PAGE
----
Passed and Present is a one-of-a-kind guide for discovering creative and meaningful ways to keep the memory of loved ones alive. Inspiring and empowering, this much-needed, easy-to-use roadmap reveals 85 imaginative ways to celebrate and honor the family and friends we never want to forget.
Being proactive about remembering loved ones has a powerful and unexpected benefit: it can make you happier. The more we incorporate memories into our year-round lives — as opposed to sectioning them off to a particular time of year — the more we can embrace the people who have passed, and all that’s good and fulfilling in our present. Read Chapter Topics Here.
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Praise for Passed and Present
“After a loved one dies, nearly all of us are confronted with the same uncertainty – what to do with their belongings, the shirts, pants, jewelry, papers, and all those important and insignificant odds and ends. After my parents died, I could have really used Passed and Present. In this simple and handy book, Allison Gilbert provides surprising opportunities for transforming would-be clutter into cherished keepsakes. This book will do for remembering what Marie Kondo has done for tidying up.”
—Claire Bidwell Smith, bestselling author of After This and The Rules of Inheritance
“How we remember those we love is as important as what we remember. Allison Gilbert offers creative, resonant ways to keep relationships alive in a positive way with those we love who are no longer here.”
—Rosanne Cash, four-time Grammy award-winning singer/songwriter and daughter of Johnny Cash
“What a wonderful book! Passed and Present is an invaluable resource, a bona fide primer packed with all the ideas and habits we need for remembering loved ones. This is a book about loss, and also about celebration; about the past, the present, and a future that embraces happiness, the people we miss, and all they still mean to us.”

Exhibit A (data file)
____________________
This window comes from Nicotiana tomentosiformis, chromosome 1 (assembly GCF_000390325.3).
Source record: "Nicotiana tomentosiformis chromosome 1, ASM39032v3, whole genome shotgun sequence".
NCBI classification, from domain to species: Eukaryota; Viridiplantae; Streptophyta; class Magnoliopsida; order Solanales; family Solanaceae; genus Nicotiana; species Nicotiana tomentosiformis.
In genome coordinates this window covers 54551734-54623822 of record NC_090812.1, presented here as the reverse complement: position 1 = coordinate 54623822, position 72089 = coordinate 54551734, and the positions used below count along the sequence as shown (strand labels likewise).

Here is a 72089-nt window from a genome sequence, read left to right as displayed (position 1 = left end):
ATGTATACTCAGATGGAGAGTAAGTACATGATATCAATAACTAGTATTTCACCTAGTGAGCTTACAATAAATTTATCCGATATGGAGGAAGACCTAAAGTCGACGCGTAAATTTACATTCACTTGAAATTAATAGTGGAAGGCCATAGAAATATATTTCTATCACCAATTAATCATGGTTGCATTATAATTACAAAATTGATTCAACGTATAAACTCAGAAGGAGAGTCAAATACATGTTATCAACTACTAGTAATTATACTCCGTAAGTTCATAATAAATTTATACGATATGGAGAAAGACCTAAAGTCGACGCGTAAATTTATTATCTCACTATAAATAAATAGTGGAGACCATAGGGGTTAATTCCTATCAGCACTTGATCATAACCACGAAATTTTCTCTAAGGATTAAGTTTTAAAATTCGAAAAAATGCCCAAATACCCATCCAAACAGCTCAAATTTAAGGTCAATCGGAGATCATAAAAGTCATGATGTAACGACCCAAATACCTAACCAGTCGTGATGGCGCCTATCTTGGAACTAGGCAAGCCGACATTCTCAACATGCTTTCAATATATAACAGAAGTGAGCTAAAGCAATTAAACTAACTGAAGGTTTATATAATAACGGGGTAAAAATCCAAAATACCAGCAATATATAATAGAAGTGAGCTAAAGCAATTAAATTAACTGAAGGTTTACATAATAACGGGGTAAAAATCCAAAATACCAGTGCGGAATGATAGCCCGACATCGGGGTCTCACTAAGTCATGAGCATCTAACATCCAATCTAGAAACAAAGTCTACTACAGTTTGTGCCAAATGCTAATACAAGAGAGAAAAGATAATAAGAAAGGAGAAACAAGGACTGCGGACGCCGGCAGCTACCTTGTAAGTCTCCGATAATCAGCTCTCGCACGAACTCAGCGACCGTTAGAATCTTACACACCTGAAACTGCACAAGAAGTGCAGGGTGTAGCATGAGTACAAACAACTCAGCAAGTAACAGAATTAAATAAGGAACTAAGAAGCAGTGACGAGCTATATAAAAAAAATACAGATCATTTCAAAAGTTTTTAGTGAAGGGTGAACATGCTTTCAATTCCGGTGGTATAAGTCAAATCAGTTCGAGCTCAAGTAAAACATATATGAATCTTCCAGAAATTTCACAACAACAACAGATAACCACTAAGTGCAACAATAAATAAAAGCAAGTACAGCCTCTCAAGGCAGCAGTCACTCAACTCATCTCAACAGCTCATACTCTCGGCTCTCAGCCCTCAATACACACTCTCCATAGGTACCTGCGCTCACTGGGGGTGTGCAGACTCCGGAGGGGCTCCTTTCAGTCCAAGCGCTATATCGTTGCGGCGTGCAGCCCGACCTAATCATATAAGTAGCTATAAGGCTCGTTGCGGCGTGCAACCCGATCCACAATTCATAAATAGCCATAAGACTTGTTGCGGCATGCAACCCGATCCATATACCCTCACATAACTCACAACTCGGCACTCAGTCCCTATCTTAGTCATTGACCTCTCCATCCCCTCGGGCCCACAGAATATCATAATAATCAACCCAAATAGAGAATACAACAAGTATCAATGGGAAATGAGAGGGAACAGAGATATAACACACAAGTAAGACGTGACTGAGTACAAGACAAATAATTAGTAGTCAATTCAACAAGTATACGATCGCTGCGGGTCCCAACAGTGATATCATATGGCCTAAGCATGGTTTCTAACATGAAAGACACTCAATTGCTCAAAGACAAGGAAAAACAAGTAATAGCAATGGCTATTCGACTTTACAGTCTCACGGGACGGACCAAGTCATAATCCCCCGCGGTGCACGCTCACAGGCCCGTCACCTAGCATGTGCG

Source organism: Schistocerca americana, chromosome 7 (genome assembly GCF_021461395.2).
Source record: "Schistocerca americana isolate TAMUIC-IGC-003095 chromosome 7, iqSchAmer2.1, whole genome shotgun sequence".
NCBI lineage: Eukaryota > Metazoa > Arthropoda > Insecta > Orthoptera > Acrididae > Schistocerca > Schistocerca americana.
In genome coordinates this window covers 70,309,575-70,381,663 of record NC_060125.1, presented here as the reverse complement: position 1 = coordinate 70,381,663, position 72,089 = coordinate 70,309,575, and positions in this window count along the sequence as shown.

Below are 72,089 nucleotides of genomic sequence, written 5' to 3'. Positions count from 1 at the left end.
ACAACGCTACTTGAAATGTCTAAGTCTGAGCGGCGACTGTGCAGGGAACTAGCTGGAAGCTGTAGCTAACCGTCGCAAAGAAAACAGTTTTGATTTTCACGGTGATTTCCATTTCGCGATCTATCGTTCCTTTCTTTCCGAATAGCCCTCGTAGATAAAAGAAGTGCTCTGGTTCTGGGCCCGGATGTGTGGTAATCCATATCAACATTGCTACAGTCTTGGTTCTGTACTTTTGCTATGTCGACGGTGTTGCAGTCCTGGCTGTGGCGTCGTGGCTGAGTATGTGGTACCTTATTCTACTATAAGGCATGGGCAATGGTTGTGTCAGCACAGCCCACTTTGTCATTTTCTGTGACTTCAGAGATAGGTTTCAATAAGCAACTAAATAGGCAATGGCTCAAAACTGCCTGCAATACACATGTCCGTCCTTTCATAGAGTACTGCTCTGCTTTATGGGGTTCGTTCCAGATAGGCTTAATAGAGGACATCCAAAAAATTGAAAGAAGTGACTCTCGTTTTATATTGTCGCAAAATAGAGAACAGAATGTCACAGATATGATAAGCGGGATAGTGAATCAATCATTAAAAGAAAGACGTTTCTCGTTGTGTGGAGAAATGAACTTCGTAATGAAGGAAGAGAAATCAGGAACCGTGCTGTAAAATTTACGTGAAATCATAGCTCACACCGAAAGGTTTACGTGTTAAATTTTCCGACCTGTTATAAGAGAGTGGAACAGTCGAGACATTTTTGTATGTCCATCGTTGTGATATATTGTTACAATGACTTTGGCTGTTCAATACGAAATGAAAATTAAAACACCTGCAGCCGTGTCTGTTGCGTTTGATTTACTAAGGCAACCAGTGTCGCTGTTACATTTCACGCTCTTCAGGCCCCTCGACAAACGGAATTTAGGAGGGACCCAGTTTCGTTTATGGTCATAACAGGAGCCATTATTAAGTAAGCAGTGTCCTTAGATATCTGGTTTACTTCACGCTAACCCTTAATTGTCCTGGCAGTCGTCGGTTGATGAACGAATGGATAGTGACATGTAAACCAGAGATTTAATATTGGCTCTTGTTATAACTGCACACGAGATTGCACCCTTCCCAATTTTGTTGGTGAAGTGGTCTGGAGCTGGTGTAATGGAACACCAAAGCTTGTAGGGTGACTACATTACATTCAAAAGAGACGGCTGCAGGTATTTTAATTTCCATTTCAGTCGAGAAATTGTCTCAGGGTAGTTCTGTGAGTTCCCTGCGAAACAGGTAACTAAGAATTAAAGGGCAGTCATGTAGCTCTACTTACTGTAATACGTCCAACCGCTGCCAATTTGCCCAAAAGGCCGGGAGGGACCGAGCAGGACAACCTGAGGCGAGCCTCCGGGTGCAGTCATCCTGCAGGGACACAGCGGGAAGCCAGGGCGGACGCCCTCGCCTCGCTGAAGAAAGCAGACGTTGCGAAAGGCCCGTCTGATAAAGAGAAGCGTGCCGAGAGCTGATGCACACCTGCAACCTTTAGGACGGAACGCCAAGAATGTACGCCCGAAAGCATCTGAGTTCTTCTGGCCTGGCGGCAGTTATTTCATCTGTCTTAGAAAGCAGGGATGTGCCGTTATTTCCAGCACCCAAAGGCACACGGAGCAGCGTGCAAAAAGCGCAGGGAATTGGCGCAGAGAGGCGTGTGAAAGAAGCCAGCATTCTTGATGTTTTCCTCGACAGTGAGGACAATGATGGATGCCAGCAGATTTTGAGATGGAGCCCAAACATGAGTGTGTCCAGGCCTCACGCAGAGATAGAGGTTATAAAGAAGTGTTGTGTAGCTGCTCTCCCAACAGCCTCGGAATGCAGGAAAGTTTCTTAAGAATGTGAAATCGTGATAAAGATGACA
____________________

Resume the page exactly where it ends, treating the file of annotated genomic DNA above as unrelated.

— Gretchen Rubin, New York Times bestselling author of Better Than Before, Happier at Home, and The Happiness Project
“I’ve been lucky to trace my roots with DNA testing. My ancestors are from Nigeria, Cameroon, and the Congo. I didn’t know these details until recently and the discovery has driven me to appreciate those I love and those I’ve lost even more. Most people don’t know I lost my father when I was young. I wear his ring all the time. Allison Gilbert’s Passed and Present is an important and timely book. Her creative ideas for remembering arrive at just the right moment in history, guiding millions of us who are yearning to recognize and pay tribute to our past.”
— Don Lemon, anchor, CNN Tonight with Don Lemon
“Perhaps no one who experiences a terrible loss needs to learn how to grieve. But perhaps everyone needs to learn how to create a memorial without creating an obsession. Allison Gilbert’s thoughtful book meets a need that most of us might not have even realized was there.”
—Jacquelyn Mitchard, bestselling author of The Deep End of the Ocean
“Passed and Present isn’t a book about grief, it’s a celebration of our loved ones and of life itself. Allison Gilbert gives us Forget Me Nots — practical, useful, necessary tips for survivors of loss to preserve our memories and live a joyful life. A must for everyone who has suffered loss, which is everybody.”
—Ann Hood, New York Times Editor’s Choice author of Comfort: A Journey Through Grief
“Allison Gilbert understands not only the need for remembrance but also the profound power of shared stories and mementoes. In Passed and Present she offers a fresh—and most welcome—approach to salving grief and staying connected after loss.”
—Dawn Raffel, bestselling author of The Secret Life of Objects
“Allison Gilbert’s Passed and Present poignantly urges us to recognize the importance of staying connected to loved ones who have died. Flying in the face of all the cliches out there about letting go, it wisely counsels us to remember mindfully and lovingly—and offers the tools to do so.”
—Meghan O’Rourke, bestselling author of The Long Goodbye
“Passed and Present encourages us to remember in a whole new way. Allison Gilbert’s sensible, no-nonsense approach provides so many fresh ideas that readers will find inspiration on every page.”